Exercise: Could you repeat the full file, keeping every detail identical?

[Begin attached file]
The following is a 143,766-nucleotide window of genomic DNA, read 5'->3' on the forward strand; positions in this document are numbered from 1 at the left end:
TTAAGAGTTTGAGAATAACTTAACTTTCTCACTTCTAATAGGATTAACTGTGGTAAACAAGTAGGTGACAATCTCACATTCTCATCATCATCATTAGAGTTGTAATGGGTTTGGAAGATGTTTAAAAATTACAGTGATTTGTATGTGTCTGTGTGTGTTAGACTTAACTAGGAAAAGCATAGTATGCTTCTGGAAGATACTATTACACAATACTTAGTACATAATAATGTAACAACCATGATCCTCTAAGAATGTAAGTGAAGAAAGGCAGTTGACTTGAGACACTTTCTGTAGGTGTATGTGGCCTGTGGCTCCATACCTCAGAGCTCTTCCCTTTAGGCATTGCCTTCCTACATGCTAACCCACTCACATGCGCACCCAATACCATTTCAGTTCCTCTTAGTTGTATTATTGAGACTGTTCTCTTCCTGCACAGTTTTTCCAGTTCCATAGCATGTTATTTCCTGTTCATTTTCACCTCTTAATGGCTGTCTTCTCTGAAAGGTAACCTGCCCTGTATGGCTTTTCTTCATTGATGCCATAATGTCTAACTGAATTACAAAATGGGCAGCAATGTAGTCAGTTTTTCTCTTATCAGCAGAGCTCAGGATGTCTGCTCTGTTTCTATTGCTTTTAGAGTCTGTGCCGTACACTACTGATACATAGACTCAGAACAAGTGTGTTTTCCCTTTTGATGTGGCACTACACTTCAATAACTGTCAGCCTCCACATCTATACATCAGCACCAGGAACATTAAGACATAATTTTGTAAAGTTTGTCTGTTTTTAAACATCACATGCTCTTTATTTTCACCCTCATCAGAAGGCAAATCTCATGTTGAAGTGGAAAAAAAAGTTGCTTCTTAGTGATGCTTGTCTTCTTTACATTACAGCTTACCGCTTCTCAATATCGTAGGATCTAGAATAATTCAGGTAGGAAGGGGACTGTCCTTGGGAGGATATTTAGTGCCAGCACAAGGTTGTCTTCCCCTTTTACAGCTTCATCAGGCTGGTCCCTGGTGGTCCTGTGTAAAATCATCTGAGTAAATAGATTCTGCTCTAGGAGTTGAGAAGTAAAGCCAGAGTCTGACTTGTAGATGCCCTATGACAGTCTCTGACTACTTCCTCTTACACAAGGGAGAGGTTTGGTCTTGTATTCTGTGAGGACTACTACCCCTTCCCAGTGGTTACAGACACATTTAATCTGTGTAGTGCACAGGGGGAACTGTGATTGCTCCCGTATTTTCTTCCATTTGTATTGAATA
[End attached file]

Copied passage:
The following is a 143,766-nucleotide window of genomic DNA, read 5'->3' on the forward strand; positions in this document are numbered from 1 at the left end:
TTAAGAGTTTGAGAATAACTTAACTTTCTCACTTCTAATAGGATTAACTGTGGTAAACAAGTAGGTGACAATCTCACATTCTCATCATCATCATTAGAGTTGTAATGGGTTTGGAAGATGTTTAAAAATTACAGTGATTTGTATGTGTCTGTGTGTGTTAGACTTAACTAGGAAAAGCATAGTATGCTTCTGGAAGATACTATTACACAATACTTAGTACATAATAATGTAACAACCATGATCCTCTAAGAATGTAAGTGAAGAAAGGCAGTTGACTTGAGACACTTTCTGTAGGTGTATGTGGCCTGTGGCTCCATACCTCAGAGCTCTTCCCTTTAGGCATTGCCTTCCTACATGCTAACCCACTCACATGCGCACCCAATACCATTTCAGTTCCTCTTAGTTGTATTATTGAGACTGTTCTCTTCCTGCACAGTTTTTCCAGTTCCATAGCATGTTATTTCCTGTTCATTTTCACCTCTTAATGGCTGTCTTCTCTGAAAGGTAACCTGCCCTGTATGGCTTTTCTTCATTGATGCCATAATGTCTAACTGAATTACAAAATGGGCAGCAATGTAGTCAGTTTTTCTCTTATCAGCAGAGCTCAGGATGTCTGCTCTGTTTCTATTGCTTTTAGAGTCTGTGCCGTACACTACTGATACATAGACTCAGAACAAGTGTGTTTTCCCTTTTGATGTGGCACTACACTTCAATAACTGTCAGCCTCCACATCTATACATCAGCACCAGGAACATTAAGACATAATTTTGTAAAGTTTGTCTGTTTTTAAACATCACATGCTCTTTATTTTCACCCTCATCAGAAGGCAAATCTCATGTTGAAGTGGAAAAAAAAGTTGCTTCTTAGTGATGCTTGTCTTCTTTACATTACAGCTTACCGCTTCTCAATATCGTAGGATCTAGAATAATTCAGGTAGGAAGGGGACTGTCCTTGGGAGGATATTTAGTGCCAGCACAAGGTTGTCTTCCCCTTTTACAGCTTCATCAGGCTGGTCCCTGGTGGTCCTGTGTAAAATCATCTGAGTAAATAGATTCTGCTCTAGGAGTTGAGAAGTAAAGCCAGAGTCTGACTTGTAGATGCCCTATGACAGTCTCTGACTACTTCCTCTTACACAAGGGAGAGGTTTGGTCTTGTATTCTGTGAGGACTACTACCCCTTCCCAGTGGTTACAGACACATTTAATCTGTGTAGTGCACAGGGGGAACTGTGATTGCTCCCGTATTTTCTTCCATTTGTATTGAATA